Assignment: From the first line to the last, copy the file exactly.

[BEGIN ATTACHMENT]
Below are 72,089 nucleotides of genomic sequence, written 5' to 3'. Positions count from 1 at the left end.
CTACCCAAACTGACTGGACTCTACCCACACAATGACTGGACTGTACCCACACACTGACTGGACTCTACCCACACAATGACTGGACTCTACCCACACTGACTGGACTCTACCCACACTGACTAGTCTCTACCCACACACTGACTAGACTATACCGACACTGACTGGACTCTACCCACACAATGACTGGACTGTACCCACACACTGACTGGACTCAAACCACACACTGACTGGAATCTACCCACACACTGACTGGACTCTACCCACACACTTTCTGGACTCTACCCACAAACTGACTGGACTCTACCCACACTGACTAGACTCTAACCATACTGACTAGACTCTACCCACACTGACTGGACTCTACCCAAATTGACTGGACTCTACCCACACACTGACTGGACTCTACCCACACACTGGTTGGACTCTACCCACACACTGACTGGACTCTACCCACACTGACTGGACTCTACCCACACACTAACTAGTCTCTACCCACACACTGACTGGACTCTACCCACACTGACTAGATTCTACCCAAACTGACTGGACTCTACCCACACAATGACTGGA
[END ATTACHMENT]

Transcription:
Below are 72,089 nucleotides of genomic sequence, written 5' to 3'. Positions count from 1 at the left end.
CTACCCAAACTGACTGGACTCTACCCACACAATGACTGGACTGTACCCACACACTGACTGGACTCTACCCACACAATGACTGGACTCTACCCACACTGACTGGACTCTACCCACACTGACTAGTCTCTACCCACACACTGACTAGACTATACCGACACTGACTGGACTCTACCCACACAATGACTGGACTGTACCCACACACTGACTGGACTCAAACCACACACTGACTGGAATCTACCCACACACTGACTGGACTCTACCCACACACTTTCTGGACTCTACCCACAAACTGACTGGACTCTACCCACACTGACTAGACTCTAACCATACTGACTAGACTCTACCCACACTGACTGGACTCTACCCAAATTGACTGGACTCTACCCACACACTGACTGGACTCTACCCACACACTGGTTGGACTCTACCCACACACTGACTGGACTCTACCCACACTGACTGGACTCTACCCACACACTAACTAGTCTCTACCCACACACTGACTGGACTCTACCCACACTGACTAGATTCTACCCAAACTGACTGGACTCTACCCACACAATGACTGGA